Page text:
Movie Review - A Ghost Story

David Lowery has written and directed what could be an ode to the Oscar-winning Ghost (1990) but instead of Patrick Swayze playing the deceased, childless husband to a beautiful, young wife, it's Casey Affleck. Lowery has also come up with a gimmick. Instead of showing the actor and how he's emotionally dealing with his afterlife, Lowery has decided to put a white sheet over Affleck and have us never see him for practically the entire film. If Jerry Zucker, the director of Ghost, had decided to obscure Swayze's face and body completely, people would have revolted because Swayze was such a gorgeous man and sexy movie star. Affleck is in great shape for this film by evidence of his brief, shirtless moment where he displays a very muscular upper-body but no one would argue that Casey Affleck is a sex symbol like Swayze was. No one would argue that he's even the romantic interest that his older brother, Ben Affleck is, so putting a sheet over Casey Affleck would cause no revolts.

That being said, Lowery has crafted a gimmick film, meaning the film is all about some trick, narrative-wise or technical-wise, than it is about anything else. A lot of filmmakers will come up with some kind of gimmick, but the true power is if their film can overcome that gimmick and impart or convey something deeper or more profound. The film can also simply be a visual wonder, a physical accomplishment, which takes that gimmick to an extreme but logical conclusion. Examples include Alexander Sokurov's Russian Ark (2002) or Sebastian Schipper's Victoria (2015), which are two films all shot in one, long, continuous take, or The Umbrellas of Cherbourg (1964), which was entirely song like an opera, and Les Misérables (2012), which had all its actors singing live on set and not lip-sync.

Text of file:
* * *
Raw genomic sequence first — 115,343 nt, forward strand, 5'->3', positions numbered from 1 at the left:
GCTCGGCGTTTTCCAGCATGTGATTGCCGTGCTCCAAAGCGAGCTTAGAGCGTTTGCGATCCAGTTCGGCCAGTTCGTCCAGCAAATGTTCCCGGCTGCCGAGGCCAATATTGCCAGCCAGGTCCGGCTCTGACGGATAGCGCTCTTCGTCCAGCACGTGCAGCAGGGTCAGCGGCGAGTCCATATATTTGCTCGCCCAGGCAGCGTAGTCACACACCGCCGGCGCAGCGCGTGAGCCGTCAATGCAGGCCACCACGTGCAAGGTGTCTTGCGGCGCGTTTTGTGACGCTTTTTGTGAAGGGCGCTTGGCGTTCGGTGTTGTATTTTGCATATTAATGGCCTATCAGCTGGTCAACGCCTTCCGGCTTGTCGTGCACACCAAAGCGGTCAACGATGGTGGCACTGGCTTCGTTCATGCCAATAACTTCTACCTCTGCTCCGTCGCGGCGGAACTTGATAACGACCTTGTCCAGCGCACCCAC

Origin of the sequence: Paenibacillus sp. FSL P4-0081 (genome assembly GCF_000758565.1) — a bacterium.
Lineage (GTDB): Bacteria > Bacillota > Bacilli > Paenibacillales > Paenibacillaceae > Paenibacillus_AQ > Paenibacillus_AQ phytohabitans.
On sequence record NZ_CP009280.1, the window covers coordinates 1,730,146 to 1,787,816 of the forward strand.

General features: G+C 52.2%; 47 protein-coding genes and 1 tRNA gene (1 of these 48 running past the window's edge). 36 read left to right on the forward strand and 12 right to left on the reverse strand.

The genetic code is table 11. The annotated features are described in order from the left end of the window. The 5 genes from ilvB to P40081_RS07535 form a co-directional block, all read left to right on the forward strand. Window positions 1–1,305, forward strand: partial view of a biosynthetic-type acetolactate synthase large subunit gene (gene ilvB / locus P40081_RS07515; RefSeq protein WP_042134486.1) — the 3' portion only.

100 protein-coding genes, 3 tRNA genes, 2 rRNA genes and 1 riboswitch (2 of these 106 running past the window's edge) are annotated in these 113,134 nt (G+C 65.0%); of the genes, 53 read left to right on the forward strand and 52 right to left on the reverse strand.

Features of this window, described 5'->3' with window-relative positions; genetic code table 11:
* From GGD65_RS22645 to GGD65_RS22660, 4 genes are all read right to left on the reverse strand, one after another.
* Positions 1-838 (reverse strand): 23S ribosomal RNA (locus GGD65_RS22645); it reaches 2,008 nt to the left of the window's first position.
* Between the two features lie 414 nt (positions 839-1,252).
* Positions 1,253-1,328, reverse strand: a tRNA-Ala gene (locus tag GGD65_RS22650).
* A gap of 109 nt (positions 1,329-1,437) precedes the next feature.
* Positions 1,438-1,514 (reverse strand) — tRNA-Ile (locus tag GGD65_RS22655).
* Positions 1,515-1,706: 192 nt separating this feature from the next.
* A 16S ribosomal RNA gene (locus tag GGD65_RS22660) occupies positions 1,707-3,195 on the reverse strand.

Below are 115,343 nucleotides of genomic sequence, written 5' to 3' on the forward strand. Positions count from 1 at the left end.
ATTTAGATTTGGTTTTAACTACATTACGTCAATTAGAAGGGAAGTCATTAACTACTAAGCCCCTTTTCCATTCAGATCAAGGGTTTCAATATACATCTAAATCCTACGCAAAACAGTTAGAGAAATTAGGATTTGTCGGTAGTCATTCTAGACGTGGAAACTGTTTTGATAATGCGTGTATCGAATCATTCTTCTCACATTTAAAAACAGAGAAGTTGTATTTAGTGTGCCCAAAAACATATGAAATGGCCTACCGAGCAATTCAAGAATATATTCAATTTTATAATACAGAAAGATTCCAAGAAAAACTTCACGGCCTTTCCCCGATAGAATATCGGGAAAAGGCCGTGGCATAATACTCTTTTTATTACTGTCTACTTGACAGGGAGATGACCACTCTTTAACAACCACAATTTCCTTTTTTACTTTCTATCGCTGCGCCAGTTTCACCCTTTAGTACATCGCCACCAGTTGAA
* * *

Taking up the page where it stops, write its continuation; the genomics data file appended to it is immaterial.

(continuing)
Those films had their gimmicks, but those films made sure to really impress the screen with those gimmicks. Walking away from those films, one feels like something incredible was accomplished. That is not the feeling one has walking away from Lowery's film. One merely shrugs it off as a gimmick and not one of great import. It's certainly not the first time a well-known actor has spent nearly the whole film with his face obscured or covered. There was Hugo Weaving in V for Vendetta (2005) and Jackie Earle Haley in Watchmen (2009). This film might be notable as the first to do so with a famous actor under a sheet for nearly the entire time. Other than that, there's not much to get out of it that we couldn't entertainingly get from some other film.

Lowery uses a 4:3 aspect ratio. There's a grainy quality to mimic 35 mm or maybe 16 mm, yet it was shot digitally. There's also a look of mostly, natural lighting. It was made almost entirely inside a Texas ranch house, simply and quietly. Basically, it's a woman alone in her house with a ghost, again just a man in a bed sheet standing and watching her do often mundane things. It's mostly boring. Even Rooney Mara (The Girl With the Dragon Tattoo and Carol) who plays the widowed woman can't jazz it up all that much.

Eventually, the film takes a turn and starts to show the future and even the past of the particular land on which the ranch house sat. I didn't really see the point of it unless the point was people have lived and died on that land and they will continue to do so without any real regard for that future or past. They'll go on rather selfishly and myopically. That, coupled with a very, nihilistic speech by Will Oldham who did the music for Lowery's last film Pete's Dragon (2016), makes this film even less attractive. Yet, if a quite somber piece fits your mood, then this film might satisfy.

The only enjoyable thing about it is a song that is featured on the soundtrack. It's in no way a happy song, but it is quite beautiful. The song is "I Get Overwhelmed" by Dark Rooms.

Rated R for brief language and a disturbing image.
Running Time: 1 hr. and 31 mins.

Available on DVD, Blu-ray and VOD.


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